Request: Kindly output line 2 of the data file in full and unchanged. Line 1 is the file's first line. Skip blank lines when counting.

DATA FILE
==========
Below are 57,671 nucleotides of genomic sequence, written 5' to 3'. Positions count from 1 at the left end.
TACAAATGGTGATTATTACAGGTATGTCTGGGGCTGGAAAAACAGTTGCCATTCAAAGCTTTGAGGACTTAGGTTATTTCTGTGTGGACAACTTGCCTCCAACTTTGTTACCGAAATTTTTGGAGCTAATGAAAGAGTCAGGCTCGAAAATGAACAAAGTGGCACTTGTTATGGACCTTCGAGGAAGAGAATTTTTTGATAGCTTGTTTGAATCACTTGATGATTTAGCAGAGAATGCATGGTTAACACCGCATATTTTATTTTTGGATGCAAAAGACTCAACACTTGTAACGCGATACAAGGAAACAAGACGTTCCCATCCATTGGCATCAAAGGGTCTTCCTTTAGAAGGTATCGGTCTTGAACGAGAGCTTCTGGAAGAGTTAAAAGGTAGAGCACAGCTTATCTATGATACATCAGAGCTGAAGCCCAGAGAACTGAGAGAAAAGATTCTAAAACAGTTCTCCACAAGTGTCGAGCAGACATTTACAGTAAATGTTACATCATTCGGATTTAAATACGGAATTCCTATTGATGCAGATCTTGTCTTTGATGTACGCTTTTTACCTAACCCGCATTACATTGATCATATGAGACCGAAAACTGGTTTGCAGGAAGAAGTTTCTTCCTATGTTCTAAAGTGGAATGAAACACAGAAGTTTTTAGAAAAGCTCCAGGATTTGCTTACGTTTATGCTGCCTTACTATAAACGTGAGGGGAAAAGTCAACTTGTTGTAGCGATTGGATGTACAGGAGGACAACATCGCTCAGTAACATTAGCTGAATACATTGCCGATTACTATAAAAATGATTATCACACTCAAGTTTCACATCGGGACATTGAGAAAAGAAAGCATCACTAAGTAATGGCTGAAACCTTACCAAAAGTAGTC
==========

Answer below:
TACAAATGGTGATTATTACAGGTATGTCTGGGGCTGGAAAAACAGTTGCCATTCAAAGCTTTGAGGACTTAGGTTATTTCTGTGTGGACAACTTGCCTCCAACTTTGTTACCGAAATTTTTGGAGCTAATGAAAGAGTCAGGCTCGAAAATGAACAAAGTGGCACTTGTTATGGACCTTCGAGGAAGAGAATTTTTTGATAGCTTGTTTGAATCACTTGATGATTTAGCAGAGAATGCATGGTTAACACCGCATATTTTATTTTTGGATGCAAAAGACTCAACACTTGTAACGCGATACAAGGAAACAAGACGTTCCCATCCATTGGCATCAAAGGGTCTTCCTTTAGAAGGTATCGGTCTTGAACGAGAGCTTCTGGAAGAGTTAAAAGGTAGAGCACAGCTTATCTATGATACATCAGAGCTGAAGCCCAGAGAACTGAGAGAAAAGATTCTAAAACAGTTCTCCACAAGTGTCGAGCAGACATTTACAGTAAATGTTACATCATTCGGATTTAAATACGGAATTCCTATTGATGCAGATCTTGTCTTTGATGTACGCTTTTTACCTAACCCGCATTACATTGATCATATGAGACCGAAAACTGGTTTGCAGGAAGAAGTTTCTTCCTATGTTCTAAAGTGGAATGAAACACAGAAGTTTTTAGAAAAGCTCCAGGATTTGCTTACGTTTATGCTGCCTTACTATAAACGTGAGGGGAAAAGTCAACTTGTTGTAGCGATTGGATGTACAGGAGGACAACATCGCTCAGTAACATTAGCTGAATACATTGCCGATTACTATAAAAATGATTATCACACTCAAGTTTCACATCGGGACATTGAGAAAAGAAAGCATCACTAAGTAATGGCTGAAACCTTACCAAAAGTAGTC